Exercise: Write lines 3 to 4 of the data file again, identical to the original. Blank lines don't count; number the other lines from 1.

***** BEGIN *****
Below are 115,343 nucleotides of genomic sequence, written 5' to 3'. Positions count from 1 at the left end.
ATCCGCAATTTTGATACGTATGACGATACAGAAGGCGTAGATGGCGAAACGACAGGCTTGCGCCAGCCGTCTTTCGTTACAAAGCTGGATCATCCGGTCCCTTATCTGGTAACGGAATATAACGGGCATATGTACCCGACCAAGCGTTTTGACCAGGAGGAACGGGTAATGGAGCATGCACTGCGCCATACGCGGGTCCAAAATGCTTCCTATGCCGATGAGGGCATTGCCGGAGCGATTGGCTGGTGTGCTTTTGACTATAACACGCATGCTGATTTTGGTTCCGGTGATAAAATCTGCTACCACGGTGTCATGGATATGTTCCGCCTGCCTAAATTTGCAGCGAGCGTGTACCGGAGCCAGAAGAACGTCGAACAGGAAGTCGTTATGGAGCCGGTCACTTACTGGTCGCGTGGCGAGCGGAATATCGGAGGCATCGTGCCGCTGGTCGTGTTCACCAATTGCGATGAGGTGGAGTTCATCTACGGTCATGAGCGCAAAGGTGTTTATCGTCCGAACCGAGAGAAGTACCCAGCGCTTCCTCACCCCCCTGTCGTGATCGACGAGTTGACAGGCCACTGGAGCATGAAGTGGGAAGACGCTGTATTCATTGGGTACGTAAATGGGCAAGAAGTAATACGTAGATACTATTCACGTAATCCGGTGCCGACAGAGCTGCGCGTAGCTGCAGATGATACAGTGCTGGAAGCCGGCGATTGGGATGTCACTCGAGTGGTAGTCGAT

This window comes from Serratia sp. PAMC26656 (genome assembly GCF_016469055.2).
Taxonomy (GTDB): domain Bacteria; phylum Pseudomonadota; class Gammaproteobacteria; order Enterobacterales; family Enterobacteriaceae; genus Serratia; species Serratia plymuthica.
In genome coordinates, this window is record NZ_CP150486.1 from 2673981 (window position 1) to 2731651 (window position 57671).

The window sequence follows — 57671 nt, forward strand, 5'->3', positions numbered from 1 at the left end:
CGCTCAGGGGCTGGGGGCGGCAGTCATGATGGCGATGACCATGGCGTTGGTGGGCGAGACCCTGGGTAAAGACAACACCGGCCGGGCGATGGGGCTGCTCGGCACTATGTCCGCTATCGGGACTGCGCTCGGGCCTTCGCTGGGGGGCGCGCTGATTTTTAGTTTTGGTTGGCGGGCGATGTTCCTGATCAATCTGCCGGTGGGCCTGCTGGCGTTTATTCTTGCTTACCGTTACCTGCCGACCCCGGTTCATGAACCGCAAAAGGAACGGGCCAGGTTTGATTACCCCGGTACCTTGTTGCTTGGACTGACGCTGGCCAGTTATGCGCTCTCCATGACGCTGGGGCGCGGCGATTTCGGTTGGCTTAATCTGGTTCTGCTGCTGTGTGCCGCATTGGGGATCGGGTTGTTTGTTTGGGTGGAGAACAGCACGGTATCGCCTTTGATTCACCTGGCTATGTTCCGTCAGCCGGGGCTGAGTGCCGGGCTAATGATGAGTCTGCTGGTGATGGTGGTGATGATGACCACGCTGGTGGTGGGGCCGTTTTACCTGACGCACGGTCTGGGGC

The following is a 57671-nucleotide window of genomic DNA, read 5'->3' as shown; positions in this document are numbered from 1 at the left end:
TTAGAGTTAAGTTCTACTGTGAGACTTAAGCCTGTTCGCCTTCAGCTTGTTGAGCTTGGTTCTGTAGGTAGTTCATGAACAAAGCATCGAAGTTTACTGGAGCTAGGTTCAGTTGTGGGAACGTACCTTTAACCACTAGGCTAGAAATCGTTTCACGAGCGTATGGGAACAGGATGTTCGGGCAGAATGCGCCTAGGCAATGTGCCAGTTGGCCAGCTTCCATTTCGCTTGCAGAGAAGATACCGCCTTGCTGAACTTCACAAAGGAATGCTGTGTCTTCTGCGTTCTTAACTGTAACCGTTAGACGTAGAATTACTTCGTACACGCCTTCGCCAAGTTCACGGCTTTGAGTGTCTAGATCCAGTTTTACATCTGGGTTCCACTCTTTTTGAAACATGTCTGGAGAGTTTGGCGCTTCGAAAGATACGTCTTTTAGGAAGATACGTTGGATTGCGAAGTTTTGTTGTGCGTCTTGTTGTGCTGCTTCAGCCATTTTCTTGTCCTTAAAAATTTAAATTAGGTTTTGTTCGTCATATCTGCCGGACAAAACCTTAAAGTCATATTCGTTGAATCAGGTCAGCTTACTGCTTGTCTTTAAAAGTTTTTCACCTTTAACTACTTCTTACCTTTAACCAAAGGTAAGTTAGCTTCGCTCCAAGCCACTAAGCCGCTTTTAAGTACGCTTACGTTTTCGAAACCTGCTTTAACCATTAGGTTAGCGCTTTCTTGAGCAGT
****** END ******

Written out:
This window comes from Serratia sp. PAMC26656 (genome assembly GCF_016469055.2).
Taxonomy (GTDB): domain Bacteria; phylum Pseudomonadota; class Gammaproteobacteria; order Enterobacterales; family Enterobacteriaceae; genus Serratia; species Serratia plymuthica.